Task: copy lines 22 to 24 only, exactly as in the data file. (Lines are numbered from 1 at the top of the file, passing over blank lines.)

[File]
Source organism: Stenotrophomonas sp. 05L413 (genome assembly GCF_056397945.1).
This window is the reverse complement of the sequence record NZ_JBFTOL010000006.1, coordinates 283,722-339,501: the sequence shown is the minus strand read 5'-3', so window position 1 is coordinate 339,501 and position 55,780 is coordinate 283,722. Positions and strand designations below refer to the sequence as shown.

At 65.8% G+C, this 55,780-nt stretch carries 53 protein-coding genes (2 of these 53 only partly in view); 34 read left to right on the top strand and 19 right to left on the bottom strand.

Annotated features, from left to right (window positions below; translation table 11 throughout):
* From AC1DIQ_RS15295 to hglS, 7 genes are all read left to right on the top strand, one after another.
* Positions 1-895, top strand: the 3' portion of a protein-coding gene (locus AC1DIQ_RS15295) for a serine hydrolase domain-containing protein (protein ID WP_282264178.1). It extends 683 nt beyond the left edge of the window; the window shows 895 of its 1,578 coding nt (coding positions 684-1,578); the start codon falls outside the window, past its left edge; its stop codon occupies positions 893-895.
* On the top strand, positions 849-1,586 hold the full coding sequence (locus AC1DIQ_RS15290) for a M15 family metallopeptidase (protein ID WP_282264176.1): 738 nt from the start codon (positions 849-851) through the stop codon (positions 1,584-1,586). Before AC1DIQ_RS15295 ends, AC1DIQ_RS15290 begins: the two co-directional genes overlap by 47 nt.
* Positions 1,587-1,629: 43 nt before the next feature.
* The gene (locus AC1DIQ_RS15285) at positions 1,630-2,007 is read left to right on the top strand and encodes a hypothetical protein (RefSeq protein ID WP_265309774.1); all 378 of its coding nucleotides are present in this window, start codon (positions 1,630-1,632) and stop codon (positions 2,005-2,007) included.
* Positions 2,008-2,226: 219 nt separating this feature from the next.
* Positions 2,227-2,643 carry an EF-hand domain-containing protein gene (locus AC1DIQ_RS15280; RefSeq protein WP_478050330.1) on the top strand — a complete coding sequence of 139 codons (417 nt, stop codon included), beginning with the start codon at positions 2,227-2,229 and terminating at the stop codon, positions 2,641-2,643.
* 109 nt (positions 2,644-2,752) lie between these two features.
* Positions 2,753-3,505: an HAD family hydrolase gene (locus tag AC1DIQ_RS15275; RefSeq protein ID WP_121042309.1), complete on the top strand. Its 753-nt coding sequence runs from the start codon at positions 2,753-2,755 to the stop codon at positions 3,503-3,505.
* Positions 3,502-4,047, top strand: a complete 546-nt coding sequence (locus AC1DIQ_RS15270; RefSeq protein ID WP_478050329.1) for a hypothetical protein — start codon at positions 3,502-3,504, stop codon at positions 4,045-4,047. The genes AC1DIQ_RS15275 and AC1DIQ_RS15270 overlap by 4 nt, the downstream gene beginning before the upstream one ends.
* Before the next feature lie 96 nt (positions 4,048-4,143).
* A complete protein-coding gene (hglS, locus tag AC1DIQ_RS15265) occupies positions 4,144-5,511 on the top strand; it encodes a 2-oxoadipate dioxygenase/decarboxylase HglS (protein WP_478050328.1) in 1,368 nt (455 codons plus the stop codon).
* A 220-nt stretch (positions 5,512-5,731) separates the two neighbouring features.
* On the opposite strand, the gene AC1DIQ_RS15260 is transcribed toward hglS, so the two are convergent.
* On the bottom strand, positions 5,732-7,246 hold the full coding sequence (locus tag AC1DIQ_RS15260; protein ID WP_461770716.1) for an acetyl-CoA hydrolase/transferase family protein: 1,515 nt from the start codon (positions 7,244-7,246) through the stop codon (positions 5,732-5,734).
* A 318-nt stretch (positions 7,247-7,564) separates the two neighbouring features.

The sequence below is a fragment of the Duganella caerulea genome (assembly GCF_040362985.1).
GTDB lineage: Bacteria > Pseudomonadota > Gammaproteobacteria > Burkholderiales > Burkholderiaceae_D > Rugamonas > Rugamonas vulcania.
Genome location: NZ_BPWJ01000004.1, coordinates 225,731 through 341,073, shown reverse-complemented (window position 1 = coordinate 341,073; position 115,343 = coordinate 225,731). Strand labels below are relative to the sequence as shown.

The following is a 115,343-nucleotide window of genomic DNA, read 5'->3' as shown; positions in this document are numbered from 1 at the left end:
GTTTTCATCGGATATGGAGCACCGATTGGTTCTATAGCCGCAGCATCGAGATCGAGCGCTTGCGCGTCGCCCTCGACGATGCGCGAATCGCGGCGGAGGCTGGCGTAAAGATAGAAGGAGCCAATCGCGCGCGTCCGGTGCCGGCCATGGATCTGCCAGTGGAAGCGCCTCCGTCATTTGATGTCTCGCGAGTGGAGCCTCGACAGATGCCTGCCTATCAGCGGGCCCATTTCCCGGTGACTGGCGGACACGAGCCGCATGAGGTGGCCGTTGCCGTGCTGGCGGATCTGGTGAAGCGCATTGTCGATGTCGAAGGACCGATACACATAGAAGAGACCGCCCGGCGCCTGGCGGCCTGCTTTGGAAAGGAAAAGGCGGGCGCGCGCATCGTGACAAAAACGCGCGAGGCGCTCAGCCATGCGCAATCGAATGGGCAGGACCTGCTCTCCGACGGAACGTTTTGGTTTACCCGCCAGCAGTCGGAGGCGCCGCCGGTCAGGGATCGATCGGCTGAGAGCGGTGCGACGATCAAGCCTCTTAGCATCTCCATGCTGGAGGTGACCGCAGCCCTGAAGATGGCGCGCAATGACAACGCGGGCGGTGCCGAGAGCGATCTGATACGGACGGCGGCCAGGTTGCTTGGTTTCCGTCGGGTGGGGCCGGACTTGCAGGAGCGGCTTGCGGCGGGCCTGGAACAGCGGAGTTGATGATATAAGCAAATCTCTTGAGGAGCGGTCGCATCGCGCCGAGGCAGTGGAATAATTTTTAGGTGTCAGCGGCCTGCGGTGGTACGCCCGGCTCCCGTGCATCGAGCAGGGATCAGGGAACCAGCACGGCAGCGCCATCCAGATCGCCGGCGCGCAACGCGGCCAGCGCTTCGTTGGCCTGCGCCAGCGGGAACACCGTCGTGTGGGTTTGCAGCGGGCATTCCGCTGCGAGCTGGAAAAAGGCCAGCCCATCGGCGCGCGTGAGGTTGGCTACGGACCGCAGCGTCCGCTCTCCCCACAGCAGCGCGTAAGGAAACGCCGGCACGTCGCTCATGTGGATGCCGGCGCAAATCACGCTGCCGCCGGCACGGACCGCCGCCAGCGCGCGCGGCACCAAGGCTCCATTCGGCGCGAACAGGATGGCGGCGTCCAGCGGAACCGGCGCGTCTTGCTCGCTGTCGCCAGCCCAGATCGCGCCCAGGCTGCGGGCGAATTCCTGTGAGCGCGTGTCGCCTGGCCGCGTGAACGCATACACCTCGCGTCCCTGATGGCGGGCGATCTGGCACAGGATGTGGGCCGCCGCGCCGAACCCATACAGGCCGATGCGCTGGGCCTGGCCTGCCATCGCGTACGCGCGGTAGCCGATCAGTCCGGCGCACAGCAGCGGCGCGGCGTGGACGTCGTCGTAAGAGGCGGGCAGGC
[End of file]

GTDB lineage: Bacteria > Pseudomonadota > Gammaproteobacteria > Burkholderiales > Burkholderiaceae_D > Rugamonas > Rugamonas vulcania.
Genome location: NZ_BPWJ01000004.1, coordinates 225,731 through 341,073, shown reverse-complemented (window position 1 = coordinate 341,073; position 115,343 = coordinate 225,731). Strand labels below are relative to the sequence as shown.

The following is a 115,343-nucleotide window of genomic DNA, read 5'->3' as shown; positions in this document are numbered from 1 at the left end: